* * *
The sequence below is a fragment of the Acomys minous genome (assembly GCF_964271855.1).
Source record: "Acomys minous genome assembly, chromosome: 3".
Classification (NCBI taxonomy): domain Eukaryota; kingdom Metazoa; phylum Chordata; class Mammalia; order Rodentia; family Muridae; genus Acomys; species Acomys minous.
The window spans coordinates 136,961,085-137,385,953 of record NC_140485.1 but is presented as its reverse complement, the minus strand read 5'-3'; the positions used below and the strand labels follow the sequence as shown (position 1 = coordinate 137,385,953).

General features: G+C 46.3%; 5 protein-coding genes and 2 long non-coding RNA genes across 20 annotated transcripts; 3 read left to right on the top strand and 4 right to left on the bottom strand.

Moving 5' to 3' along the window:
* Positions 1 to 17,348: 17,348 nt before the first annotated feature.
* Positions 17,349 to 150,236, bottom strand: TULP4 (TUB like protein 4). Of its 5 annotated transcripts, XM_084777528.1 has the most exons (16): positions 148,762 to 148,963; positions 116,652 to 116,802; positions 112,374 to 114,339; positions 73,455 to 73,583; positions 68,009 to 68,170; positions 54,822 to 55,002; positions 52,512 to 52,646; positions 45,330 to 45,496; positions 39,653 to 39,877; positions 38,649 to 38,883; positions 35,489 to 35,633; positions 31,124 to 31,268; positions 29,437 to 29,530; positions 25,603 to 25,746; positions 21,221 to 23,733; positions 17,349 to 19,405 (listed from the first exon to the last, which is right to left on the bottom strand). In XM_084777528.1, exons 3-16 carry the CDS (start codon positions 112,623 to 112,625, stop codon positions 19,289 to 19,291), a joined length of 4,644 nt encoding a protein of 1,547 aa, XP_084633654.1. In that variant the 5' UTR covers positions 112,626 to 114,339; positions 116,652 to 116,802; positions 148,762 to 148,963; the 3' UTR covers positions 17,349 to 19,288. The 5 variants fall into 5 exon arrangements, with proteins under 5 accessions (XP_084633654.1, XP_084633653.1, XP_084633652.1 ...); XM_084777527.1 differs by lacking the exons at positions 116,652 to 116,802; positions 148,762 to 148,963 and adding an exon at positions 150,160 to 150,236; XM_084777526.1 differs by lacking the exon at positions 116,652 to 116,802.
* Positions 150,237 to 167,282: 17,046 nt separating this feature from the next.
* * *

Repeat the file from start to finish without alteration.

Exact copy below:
The sequence below is a fragment of the Acomys minous genome (assembly GCF_964271855.1).
Source record: "Acomys minous genome assembly, chromosome: 3".
Classification (NCBI taxonomy): domain Eukaryota; kingdom Metazoa; phylum Chordata; class Mammalia; order Rodentia; family Muridae; genus Acomys; species Acomys minous.
The window spans coordinates 136,961,085-137,385,953 of record NC_140485.1 but is presented as its reverse complement, the minus strand read 5'-3'; the positions used below and the strand labels follow the sequence as shown (position 1 = coordinate 137,385,953).

General features: G+C 46.3%; 5 protein-coding genes and 2 long non-coding RNA genes across 20 annotated transcripts; 3 read left to right on the top strand and 4 right to left on the bottom strand.

Moving 5' to 3' along the window:
* Positions 1 to 17,348: 17,348 nt before the first annotated feature.
* Positions 17,349 to 150,236, bottom strand: TULP4 (TUB like protein 4). Of its 5 annotated transcripts, XM_084777528.1 has the most exons (16): positions 148,762 to 148,963; positions 116,652 to 116,802; positions 112,374 to 114,339; positions 73,455 to 73,583; positions 68,009 to 68,170; positions 54,822 to 55,002; positions 52,512 to 52,646; positions 45,330 to 45,496; positions 39,653 to 39,877; positions 38,649 to 38,883; positions 35,489 to 35,633; positions 31,124 to 31,268; positions 29,437 to 29,530; positions 25,603 to 25,746; positions 21,221 to 23,733; positions 17,349 to 19,405 (listed from the first exon to the last, which is right to left on the bottom strand). In XM_084777528.1, exons 3-16 carry the CDS (start codon positions 112,623 to 112,625, stop codon positions 19,289 to 19,291), a joined length of 4,644 nt encoding a protein of 1,547 aa, XP_084633654.1. In that variant the 5' UTR covers positions 112,626 to 114,339; positions 116,652 to 116,802; positions 148,762 to 148,963; the 3' UTR covers positions 17,349 to 19,288. The 5 variants fall into 5 exon arrangements, with proteins under 5 accessions (XP_084633654.1, XP_084633653.1, XP_084633652.1 ...); XM_084777527.1 differs by lacking the exons at positions 116,652 to 116,802; positions 148,762 to 148,963 and adding an exon at positions 150,160 to 150,236; XM_084777526.1 differs by lacking the exon at positions 116,652 to 116,802.
* Positions 150,237 to 167,282: 17,046 nt separating this feature from the next.